Show me an application of Generative AI for teaching right now. As in, already existing.

toast,

Not teaching with AI

Teaching AI

TheFriar,

I think their point is the law is written to benefit people. Not private companies or machines.

If this wide definition of “teaching” were acceptable, then the entire concept would cease to exist.

“You stole my paper and reproduced it for profit!”

“NOO, I’m just teaching my employees to write better. It’ll happen eventually, but we’re at the stage where reproducing something incredibly similar to your paper is necessary!”

toast,

I agree that all this needs to be examined, and some new laws and regulations should be developed. But, for good or ill, teaching is a covered use as written in the section of the law quoted above, and teaching is part of the process of training.

If anything, laws will likely have to be rewritten to adress changing technologies, but it seems disingenuous to quote a section of the law and then ignore the most relevant word in the entire text

TheFriar,

I definitely get your point. But you don’t “teach” a machine. You program a machine. In the case of AI, technically the machine is building its own database and sort of growing and adapting as it gets more advanced.

I get your point, but I just don’t think “teaching” is even what is happening here. Like I said, if the definition were that broad, it would be rendered meaningless. Not to mention, there are so, so, so many examples of the generative AI just reproducing something specifically in the style of a known artist. Writing in the style of a specific author. It does that because we ask it to, but the point is the program is a machine for reproduction. You don’t teach something without sentience. You teach living things, you write code and make a program act in a specific way. And right now, the programs are blatantly reproducing signature pieces of work.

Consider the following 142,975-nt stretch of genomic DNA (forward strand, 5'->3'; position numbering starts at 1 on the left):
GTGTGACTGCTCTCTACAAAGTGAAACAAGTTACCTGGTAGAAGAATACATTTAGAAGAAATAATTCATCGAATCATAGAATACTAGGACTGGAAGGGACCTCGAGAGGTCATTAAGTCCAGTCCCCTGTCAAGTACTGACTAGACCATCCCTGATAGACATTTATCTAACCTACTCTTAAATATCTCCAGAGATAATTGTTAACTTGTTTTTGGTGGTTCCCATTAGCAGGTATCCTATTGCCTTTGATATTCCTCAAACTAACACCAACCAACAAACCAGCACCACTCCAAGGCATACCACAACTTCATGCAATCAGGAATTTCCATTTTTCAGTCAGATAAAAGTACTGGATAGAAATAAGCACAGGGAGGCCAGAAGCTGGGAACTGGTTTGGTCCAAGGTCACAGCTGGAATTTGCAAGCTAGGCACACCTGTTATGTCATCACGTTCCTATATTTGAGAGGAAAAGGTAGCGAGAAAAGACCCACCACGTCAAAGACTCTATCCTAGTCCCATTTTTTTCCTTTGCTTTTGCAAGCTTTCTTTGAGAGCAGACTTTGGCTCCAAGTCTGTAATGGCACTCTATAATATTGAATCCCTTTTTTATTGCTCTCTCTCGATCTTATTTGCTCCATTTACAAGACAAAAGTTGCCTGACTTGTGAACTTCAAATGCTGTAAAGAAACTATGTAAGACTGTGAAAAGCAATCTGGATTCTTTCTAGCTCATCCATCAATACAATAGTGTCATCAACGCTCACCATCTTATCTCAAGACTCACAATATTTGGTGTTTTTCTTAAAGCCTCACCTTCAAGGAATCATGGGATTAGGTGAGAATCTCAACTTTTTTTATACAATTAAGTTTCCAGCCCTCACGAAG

Now, OP mentioned we are “teaching” the machines to do things on its own. But my point is that’s not teaching. It’s reproducing and stealing. It’s not creating anything, it’s spitting out elements of what it’s absorbed. And because these machines can’t think, can’t add their own style—because what’s super fucked up is we are pretty much just discussing the machines replacing artists at the moment—these things are about experience and personality. Neither of which AI has. They ingest everything and spit back out what we ask for. And they’re spitting out elements of this or that—and in these cases, it’s intellectual property of artists and writers. And the most depressing aspect of this whole thing is that we have pretty much moved beyond the “wait, out of everything, we are teaching machines to take human creativity and expression away from…humans?” stage and just moved on to talking about whether it’s technically legal.

I agree, laws will definitely have to be rewritten. But for the sake of argument, I don’t think the letter of the law can be as broad as you’re suggesting. Interesting thought experiment for us, though. Because…no one gives a shit about our takes on the matter lol

Or the take of artists and writers. But that’s a whole different problem.

helenslunch,

Do you mean “fair use” in the legal sense or the ethical sense?

commie,

in the ethical sense, everything is fair use. period.

in the legal sense, everything is fair use until it’s proven in court not to be.

maness300,

I totally agree.